Vaccine adjuvant provides long-lasting protection against HIV in monkeys
A vaccine adjuvant named 3M-052 was able to provide rhesus monkeys with protection against HIV for over a year, a new study reports.
Researchers say that they have developed a new vaccine adjuvant that helps to induce long-lasting immunity against HIV in rhesus monkeys by promoting a sustained antibody response. The study was conducted at the Yerkes National Primate Research Center and the Emory Vaccine Center (EVC), both US.
In this pre-clinical study that included 90 rhesus monkeys, the team revealed that 3M-052 – a new, synthetic small molecule – targets a specific receptor named TLR 7/8. According to the researchers, this successfully induced vaccine-specific, long-lived bone marrow plasma cells (BM-LLPCs) in the monkeys, which are critical for durable immunity.
The team observed that 3M-052-induced BM-LLPCs were maintained at high numbers for more than one year after vaccination.
First author Dr Sudhir Pai Kasturi, an assistant professor in the Department of Pathology and Laboratory Medicine and a research assistant professor at Yerkes and the EVC, said: “We have known adjuvants are critical immunity-boosting supplements that help improve the effectiveness of vaccines. Until now, however, it has been unclear which class of adjuvants can promote stable and long-lived immunity in non-human primate models. Our study provides that information.”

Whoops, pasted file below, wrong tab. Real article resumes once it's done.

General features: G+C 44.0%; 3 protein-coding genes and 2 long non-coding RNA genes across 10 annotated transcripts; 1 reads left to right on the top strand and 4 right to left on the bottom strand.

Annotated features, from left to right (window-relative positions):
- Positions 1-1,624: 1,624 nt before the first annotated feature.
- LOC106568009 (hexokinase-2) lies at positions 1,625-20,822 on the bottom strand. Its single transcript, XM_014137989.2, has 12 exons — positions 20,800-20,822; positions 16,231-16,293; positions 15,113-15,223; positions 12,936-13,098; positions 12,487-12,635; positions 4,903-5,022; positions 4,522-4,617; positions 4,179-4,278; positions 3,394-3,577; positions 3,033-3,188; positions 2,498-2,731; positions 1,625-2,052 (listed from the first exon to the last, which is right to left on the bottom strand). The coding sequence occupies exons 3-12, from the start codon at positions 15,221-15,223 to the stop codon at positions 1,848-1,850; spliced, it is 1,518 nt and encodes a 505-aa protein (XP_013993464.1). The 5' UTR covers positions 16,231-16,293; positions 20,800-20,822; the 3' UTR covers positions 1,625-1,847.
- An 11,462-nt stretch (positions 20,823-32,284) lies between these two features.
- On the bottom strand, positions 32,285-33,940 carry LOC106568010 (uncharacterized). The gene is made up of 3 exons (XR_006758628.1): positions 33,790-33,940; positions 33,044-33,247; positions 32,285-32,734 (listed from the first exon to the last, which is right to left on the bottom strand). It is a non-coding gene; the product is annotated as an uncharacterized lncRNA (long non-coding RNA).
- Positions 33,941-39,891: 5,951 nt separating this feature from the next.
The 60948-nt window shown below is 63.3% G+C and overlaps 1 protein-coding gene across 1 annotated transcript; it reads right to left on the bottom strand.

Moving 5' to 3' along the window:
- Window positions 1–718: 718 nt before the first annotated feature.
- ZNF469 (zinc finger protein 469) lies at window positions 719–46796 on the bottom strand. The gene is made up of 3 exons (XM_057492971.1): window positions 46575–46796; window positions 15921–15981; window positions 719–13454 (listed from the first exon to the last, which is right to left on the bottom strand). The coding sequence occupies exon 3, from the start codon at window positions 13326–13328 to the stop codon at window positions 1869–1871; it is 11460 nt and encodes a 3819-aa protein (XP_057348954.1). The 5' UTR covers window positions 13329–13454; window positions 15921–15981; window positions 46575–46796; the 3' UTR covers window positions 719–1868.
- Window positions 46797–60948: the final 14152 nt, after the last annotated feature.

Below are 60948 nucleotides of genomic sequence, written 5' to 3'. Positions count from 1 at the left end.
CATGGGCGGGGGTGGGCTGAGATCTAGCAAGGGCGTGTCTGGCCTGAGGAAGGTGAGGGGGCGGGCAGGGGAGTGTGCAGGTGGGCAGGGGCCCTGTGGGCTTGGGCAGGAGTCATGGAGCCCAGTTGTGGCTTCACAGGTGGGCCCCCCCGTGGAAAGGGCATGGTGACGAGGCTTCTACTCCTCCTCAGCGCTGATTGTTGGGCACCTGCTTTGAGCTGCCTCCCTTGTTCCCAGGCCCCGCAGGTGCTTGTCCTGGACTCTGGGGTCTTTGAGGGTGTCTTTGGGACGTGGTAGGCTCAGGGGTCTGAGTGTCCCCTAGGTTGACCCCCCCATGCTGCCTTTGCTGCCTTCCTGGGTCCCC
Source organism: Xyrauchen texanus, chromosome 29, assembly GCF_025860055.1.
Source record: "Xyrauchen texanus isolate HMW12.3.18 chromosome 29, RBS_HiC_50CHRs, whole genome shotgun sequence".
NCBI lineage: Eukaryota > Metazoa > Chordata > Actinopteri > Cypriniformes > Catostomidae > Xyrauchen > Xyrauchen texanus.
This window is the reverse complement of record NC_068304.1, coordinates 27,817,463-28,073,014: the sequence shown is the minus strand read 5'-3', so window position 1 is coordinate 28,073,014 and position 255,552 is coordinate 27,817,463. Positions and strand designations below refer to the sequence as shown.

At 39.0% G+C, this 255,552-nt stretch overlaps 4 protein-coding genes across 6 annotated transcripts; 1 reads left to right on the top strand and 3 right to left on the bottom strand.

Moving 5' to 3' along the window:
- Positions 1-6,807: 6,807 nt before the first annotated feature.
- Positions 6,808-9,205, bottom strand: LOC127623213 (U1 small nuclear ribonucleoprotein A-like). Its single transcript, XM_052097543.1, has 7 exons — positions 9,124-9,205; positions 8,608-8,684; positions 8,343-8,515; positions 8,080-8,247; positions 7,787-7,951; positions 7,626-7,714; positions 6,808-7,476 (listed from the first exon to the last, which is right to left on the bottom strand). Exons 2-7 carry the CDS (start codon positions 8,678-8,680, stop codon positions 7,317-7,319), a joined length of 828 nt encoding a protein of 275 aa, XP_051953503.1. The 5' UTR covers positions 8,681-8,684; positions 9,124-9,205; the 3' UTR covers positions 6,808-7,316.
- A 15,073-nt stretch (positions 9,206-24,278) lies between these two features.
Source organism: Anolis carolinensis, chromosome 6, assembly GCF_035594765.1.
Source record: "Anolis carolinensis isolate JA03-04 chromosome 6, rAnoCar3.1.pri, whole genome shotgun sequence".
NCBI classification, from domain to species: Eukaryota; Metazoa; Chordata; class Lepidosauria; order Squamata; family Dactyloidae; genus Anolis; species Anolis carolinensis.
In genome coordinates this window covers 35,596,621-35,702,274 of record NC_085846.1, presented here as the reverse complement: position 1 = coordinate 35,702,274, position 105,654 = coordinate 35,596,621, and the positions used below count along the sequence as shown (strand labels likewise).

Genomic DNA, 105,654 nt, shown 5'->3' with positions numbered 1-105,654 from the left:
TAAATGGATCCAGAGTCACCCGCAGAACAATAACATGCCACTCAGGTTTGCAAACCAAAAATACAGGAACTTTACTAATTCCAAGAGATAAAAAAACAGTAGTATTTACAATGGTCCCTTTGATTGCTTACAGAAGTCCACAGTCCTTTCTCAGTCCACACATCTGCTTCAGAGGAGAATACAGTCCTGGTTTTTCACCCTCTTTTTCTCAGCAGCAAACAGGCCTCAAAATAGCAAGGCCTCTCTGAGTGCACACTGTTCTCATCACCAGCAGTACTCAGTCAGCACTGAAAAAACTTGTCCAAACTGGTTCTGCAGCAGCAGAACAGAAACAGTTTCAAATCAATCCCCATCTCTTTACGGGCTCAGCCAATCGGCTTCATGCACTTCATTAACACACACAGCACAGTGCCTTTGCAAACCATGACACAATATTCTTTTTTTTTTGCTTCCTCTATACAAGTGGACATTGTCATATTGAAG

Co-senior author Dr Rafi Ahmed, director of the EVC, added: “The key to a successful vaccine is durability of immune responses. Antibodies provide the first line of defence against pathogens and antibody levels are maintained by the generation of long-lived plasma cells that reside in bone marrow. Our study identifies an adjuvant that is effective in generating such long-lived plasma cells in bone marrow. This finding has implications for developing successful vaccines against HIV, influenza and especially important now, COVID-19.”
The study results were published in Science Immunology.